Former Padres Catcher as well as Padres front office special assistant to the GM, Brad Ausmus, has been selected as the surprise pick to replace Jim Leyland as the new Detroit Tigers manager. Ausmus inherits a team that won 93 games last year, and has a top tier payroll with superstars and egos like Justin Verlander, Prince Fielder, and Miguel Cabrera to name a few. Ausmus definitively debuts his managerial position with a team on top and with no room to learn on the job; as a catcher, Ausmus follows in the steps of a Joe Giradi, or a Mike Matheny who climbed into the manager role early in their career and with little or no experience going through the minors. Ausmus, Matheny, and Girardi are all catchers, and thus have direct experience and knowledge of what it means to hit as well as pitch. Yet in a team of young superstars, does Ausmus have the leadership and charisma to command the team? Ausmus has always held the respect of his peers for his intelligence and personality, and being only 3 years removed from playing gives Ausmus a chance to relate directly to players, and offers a stark change to the player-coach dynamic that the older Jim Leyland offered.
I’ve always liked Ausmus, as he hails from my alma mater at Dartmouth. We don’t have very many notable athletes in the professional leagues, insofar that Dartmouth is Division I, but does not offer athletic scholarships. Ausmus is one of our most notable athletes. As I’m writing this, I also recall a fellow classmate of mine making the Chargers for a short while, Lloyd Lee. Although Lee was a solid Dartmouth player, his path to the NFL was through the practice squad and working his way onto the team as a DB through injuries, to which Lee did make it onto the field for regular season games. Our most notable player is probably Jay Fielder, who experienced a small stint of success with Miami Dolphin as QB. Ausmus holds a special distinction from other baseball players as he was drafted out of high school, but choose to attend Dartmouth and participate in the minor leagues at the same time. His minor league status ended his NCAA career before it started, but Ausmus still participated where he could with the team. To me, this is just a measure of his character and his desire to accomplish things, and further make due with given constraints.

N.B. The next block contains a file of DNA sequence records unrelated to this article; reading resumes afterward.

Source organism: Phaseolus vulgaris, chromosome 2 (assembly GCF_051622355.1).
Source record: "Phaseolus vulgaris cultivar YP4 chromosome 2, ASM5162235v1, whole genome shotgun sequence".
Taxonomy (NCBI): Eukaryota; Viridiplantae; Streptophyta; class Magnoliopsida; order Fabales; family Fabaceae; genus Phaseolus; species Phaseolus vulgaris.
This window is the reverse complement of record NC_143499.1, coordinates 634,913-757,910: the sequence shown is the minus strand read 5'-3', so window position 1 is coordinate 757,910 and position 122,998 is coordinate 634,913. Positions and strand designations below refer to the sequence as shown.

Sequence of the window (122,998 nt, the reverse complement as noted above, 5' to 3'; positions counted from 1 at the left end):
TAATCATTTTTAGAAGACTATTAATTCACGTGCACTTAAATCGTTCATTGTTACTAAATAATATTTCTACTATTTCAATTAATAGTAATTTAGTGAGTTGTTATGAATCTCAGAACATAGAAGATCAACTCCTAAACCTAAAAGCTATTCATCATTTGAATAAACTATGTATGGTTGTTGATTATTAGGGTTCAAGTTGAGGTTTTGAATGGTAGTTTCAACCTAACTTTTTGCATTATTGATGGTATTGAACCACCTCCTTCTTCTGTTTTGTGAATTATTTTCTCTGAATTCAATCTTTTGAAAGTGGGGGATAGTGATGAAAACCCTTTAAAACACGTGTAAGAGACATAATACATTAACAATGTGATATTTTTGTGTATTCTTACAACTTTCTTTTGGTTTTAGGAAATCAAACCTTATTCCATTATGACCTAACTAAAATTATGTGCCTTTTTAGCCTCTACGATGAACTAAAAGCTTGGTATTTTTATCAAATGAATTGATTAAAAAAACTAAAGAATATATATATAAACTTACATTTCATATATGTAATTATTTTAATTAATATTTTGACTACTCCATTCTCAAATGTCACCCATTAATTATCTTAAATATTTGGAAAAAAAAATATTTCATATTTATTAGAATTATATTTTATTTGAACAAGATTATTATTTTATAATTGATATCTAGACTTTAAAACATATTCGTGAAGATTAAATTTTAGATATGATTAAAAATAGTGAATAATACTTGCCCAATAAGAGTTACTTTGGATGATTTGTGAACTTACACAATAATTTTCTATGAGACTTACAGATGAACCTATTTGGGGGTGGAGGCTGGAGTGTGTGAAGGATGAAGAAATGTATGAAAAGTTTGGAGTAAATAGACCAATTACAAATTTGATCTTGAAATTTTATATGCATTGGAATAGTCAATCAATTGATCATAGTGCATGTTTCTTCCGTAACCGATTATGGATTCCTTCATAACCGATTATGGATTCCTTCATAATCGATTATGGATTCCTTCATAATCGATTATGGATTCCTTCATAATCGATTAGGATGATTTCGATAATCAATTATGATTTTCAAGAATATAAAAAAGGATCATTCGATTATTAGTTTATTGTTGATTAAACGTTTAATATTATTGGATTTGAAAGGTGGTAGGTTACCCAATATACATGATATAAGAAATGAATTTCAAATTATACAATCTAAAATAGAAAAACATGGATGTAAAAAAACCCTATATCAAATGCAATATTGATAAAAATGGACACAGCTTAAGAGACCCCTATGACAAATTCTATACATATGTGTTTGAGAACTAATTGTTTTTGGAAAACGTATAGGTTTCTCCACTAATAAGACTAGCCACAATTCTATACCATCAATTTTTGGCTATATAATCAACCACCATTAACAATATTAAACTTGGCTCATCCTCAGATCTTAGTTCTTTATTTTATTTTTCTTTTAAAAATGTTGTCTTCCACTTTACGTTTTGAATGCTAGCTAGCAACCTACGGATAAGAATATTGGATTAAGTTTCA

I wish Ausmus the best and I think he’ll do well, ala Mike Matheny. It`ll be a shame to lose Ausmus and his impact for front office, but its good to see former Padres grow and participate in their post playing days. And best of all, he’s going to the AL where we don’t have to worry about him as much. Good luck Brad.